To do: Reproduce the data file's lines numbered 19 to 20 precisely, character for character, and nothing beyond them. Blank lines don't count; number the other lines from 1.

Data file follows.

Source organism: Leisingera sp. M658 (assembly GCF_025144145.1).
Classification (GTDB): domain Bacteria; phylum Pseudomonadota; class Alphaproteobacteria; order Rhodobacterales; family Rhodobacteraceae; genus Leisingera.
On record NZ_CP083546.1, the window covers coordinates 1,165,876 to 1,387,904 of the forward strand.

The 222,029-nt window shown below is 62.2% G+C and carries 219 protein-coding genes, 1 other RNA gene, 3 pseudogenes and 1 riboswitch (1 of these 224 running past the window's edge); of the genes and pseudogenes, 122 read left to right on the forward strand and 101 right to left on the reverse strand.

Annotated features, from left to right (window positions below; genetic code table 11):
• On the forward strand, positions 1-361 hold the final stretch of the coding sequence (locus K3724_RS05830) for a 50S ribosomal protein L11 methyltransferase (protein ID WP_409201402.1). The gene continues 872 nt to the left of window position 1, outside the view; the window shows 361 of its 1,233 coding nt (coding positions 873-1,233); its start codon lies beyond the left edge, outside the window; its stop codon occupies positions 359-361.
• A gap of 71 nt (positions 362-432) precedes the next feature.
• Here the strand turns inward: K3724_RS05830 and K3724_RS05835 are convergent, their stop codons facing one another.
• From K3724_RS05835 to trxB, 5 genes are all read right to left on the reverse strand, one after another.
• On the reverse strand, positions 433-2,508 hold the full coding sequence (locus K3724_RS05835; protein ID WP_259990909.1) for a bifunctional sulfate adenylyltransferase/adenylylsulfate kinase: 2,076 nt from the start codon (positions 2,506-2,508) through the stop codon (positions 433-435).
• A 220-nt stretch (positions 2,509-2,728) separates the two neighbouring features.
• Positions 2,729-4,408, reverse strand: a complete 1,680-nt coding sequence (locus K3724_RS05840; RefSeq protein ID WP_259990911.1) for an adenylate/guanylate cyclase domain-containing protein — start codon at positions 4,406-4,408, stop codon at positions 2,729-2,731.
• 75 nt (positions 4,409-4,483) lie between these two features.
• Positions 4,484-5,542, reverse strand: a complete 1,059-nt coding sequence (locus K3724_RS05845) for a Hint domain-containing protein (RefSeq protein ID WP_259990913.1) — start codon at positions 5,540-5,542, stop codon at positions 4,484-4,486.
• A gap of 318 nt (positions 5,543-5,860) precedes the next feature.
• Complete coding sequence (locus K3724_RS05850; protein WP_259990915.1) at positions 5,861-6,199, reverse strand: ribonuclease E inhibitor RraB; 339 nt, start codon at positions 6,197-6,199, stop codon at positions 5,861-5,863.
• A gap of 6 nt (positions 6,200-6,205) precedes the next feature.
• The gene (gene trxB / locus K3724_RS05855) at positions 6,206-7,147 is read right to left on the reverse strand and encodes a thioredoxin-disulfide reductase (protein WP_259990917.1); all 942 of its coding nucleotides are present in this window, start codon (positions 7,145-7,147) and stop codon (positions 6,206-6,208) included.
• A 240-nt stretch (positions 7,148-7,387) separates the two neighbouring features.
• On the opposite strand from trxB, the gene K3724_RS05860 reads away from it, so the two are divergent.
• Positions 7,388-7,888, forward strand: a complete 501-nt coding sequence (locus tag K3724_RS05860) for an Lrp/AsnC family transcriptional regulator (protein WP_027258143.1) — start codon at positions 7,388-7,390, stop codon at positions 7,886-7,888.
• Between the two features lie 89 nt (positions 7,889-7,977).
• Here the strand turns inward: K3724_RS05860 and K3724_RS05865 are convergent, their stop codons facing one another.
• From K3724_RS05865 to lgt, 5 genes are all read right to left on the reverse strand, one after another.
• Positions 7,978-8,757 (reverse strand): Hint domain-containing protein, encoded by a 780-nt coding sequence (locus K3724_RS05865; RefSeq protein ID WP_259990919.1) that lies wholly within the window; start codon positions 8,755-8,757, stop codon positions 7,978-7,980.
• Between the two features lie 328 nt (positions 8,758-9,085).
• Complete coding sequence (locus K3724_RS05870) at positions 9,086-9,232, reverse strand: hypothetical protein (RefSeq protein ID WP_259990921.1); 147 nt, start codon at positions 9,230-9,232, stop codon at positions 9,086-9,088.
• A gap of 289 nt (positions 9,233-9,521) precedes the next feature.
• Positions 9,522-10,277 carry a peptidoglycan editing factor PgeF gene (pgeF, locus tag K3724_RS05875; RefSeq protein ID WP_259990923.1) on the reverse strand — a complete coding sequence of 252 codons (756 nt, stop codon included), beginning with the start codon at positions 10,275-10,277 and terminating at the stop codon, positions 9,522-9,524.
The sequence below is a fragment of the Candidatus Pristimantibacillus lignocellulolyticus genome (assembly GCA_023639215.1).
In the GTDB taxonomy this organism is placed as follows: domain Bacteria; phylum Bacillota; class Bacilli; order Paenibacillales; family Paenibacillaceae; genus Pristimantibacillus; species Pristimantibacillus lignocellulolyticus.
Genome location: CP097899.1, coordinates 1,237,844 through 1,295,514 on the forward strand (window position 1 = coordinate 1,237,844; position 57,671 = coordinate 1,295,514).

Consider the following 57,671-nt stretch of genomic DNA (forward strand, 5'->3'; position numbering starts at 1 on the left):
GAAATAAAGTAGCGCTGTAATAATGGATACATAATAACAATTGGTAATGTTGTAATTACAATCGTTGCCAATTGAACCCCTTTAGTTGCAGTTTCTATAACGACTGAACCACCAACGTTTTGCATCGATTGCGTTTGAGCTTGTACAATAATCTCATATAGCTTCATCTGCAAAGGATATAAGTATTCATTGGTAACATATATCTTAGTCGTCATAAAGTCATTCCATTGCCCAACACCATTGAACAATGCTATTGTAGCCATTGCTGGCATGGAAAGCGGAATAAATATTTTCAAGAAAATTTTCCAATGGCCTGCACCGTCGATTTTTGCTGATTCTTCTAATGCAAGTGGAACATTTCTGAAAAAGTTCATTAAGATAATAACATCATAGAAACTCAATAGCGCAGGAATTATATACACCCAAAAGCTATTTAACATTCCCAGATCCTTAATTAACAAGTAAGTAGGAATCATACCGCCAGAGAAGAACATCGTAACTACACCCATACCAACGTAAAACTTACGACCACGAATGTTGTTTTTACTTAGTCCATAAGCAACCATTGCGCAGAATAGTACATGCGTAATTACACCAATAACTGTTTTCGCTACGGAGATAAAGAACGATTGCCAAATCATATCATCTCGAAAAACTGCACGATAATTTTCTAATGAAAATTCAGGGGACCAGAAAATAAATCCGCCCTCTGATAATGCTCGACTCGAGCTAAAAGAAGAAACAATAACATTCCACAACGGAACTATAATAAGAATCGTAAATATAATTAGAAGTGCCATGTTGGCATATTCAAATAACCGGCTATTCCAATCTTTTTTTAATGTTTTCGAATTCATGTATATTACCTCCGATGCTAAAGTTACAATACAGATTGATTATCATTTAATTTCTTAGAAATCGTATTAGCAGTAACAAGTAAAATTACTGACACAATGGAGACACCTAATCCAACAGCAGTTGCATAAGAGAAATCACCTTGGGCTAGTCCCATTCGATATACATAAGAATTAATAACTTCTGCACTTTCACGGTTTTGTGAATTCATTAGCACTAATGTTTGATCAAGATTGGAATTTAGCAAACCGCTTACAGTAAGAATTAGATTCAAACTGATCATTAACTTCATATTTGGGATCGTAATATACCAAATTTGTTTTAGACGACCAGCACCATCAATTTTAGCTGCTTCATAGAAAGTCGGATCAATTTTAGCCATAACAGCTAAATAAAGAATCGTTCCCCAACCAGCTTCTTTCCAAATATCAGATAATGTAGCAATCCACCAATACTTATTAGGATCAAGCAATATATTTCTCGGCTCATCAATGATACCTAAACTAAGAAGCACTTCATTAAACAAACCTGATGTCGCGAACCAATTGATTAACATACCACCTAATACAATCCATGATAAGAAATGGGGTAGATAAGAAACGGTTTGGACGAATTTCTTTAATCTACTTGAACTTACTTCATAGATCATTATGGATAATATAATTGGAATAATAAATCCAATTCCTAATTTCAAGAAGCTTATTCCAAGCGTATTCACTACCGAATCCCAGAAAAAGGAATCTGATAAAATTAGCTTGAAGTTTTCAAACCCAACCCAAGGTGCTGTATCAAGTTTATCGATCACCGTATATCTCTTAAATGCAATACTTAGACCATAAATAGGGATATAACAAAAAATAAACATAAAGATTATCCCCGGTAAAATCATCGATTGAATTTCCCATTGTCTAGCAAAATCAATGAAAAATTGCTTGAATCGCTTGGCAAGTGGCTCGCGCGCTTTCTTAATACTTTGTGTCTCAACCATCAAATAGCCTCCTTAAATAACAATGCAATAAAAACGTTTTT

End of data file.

• A 240-nt stretch (positions 7,148-7,387) separates the two neighbouring features.
• On the opposite strand from trxB, the gene K3724_RS05860 reads away from it, so the two are divergent.